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Other than these exciting additions to my life/schedule, I taught myself, with the help of my mother-in-law, the basics of crochet.  This will accompany my knitting–there are just certain things that are better crocheted than knitted.  Like baskets.  I still find crocheting awkward and much more difficult that knitting–but I assume it will get easier.

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My first attempt. It has issues.

So, that’s what I’ve been up to.  It’s a full plate, but someone told me that I must like it that way, or it wouldn’t be.  Very wise, very wise.    My next post will be about my “Very Crafty Christmas”.  Stay tuned!

Columbia Falls Community Garden Photo Essay – End of May, 2013

It has been forever and a year since I last posted.  Turns out, May is a ridiculously busy month at work, at home and at the garden.  Who knew?

I don’t have too much time to write…I have to finish knitting an end of the year teacher gift, but I wanted to show you what has been going on in the garden.  If you are not a fan of pictures of garden plots, emerging vegetables, and the like, this post may not be for you.

Remember when I mentioned that River’s Edge Park, where the garden is located, was closed for two weeks?  This is what they were working on:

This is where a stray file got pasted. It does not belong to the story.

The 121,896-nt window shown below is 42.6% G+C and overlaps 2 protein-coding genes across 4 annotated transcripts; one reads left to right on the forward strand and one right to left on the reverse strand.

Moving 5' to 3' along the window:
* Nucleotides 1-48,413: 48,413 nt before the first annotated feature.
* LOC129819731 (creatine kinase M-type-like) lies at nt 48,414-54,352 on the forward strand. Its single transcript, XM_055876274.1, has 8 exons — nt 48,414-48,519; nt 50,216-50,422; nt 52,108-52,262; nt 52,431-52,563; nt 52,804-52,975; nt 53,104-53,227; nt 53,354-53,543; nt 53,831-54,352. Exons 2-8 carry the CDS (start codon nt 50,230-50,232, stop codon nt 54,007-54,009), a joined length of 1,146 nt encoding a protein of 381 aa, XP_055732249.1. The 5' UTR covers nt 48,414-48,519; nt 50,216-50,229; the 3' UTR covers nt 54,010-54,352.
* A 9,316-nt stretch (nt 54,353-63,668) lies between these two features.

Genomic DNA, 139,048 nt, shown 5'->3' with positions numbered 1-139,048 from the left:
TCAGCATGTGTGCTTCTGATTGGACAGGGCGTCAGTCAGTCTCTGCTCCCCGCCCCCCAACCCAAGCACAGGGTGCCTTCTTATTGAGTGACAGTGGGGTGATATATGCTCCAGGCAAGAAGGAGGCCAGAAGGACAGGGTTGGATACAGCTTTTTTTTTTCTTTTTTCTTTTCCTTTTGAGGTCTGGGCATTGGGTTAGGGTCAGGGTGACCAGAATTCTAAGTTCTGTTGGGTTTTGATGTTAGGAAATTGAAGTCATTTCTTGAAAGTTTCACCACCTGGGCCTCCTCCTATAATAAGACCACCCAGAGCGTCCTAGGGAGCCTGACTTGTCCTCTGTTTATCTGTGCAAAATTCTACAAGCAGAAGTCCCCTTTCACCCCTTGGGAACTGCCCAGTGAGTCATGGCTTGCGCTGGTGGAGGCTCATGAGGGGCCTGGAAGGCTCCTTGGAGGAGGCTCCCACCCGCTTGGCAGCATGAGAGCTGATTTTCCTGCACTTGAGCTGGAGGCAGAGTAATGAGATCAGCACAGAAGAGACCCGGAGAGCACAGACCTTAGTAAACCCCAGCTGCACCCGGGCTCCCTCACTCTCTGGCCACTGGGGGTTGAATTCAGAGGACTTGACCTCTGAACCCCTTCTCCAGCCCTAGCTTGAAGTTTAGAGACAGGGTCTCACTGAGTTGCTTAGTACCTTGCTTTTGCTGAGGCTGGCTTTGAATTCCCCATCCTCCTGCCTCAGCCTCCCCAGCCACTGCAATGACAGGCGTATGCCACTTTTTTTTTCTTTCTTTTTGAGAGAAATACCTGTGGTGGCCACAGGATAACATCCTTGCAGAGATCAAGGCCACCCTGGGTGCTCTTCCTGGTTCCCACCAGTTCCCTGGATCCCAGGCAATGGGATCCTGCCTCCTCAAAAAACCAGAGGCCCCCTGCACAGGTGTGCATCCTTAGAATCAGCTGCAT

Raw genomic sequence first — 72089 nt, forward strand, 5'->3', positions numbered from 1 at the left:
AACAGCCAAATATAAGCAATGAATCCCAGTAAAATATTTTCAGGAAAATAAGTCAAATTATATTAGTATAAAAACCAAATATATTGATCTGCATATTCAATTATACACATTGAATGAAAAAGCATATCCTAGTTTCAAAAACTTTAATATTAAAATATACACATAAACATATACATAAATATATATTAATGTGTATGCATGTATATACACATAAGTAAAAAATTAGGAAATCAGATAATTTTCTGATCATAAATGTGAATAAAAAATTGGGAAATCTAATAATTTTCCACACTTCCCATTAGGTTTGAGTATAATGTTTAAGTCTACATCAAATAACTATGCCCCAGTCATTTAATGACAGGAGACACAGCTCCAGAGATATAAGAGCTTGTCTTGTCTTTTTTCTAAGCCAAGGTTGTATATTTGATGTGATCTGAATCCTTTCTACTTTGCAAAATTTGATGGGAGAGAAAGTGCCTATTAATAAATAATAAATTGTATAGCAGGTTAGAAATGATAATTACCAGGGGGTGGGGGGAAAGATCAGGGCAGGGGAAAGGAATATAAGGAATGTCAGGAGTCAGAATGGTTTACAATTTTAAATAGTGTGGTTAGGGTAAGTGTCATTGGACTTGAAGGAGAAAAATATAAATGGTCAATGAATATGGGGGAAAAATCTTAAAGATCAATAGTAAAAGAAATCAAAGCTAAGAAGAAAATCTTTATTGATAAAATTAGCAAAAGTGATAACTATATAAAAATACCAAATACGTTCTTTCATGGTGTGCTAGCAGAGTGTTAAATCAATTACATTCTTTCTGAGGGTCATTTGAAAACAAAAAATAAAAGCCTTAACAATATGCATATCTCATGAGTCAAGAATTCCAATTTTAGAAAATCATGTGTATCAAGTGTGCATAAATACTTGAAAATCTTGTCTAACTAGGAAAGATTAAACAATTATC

The new entrance to River’s Edge Park

There are cool trails that the little kids just love…and there are big rocks to climb on…

So, ultimately, it was worth having to adjust our gardening hours.

Here is a nice shot of the Garden sign with some of the new landscaping:

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And another shot:

ImageThe rocks are so much better than the ugly barbed-wire fence that used to be there!

Now for a garden tour.  Everyone has been doing such a fabulous job prepping their plots.  For those of you in other parts of the country who are worried that we are getting a late start, rest assured that gardening in NW Montana is a late May, early June kinda thing.  We had about 2 inches of heavy wet snow late last week…lots of branches down, but luckily no garden damage.

First, the community beds:

Our herb garden against the backdrop of the new landscaping

Chives in the herb garden

Gorgeous oregano

Majoram. I’ve never used this herb before…what do you use it with?

Raspberries

Community potatoes–looks like they need a little weeding!

Onion and garlic beds. The onions look great–but I think we put too much straw on the garlic over the winter. Always a lesson to be learned.

Kyle planted corn–another plot holder asked if the corn knows to come up through the little holes in the plastic. I think it does!

Strawberries

On to our plot holders’ gardens:

Tasha’s plot

Ken and Leslie’s plot is looking good!

Ken and Leslie Plot #2

Janina and Brian have some onions and potatoes going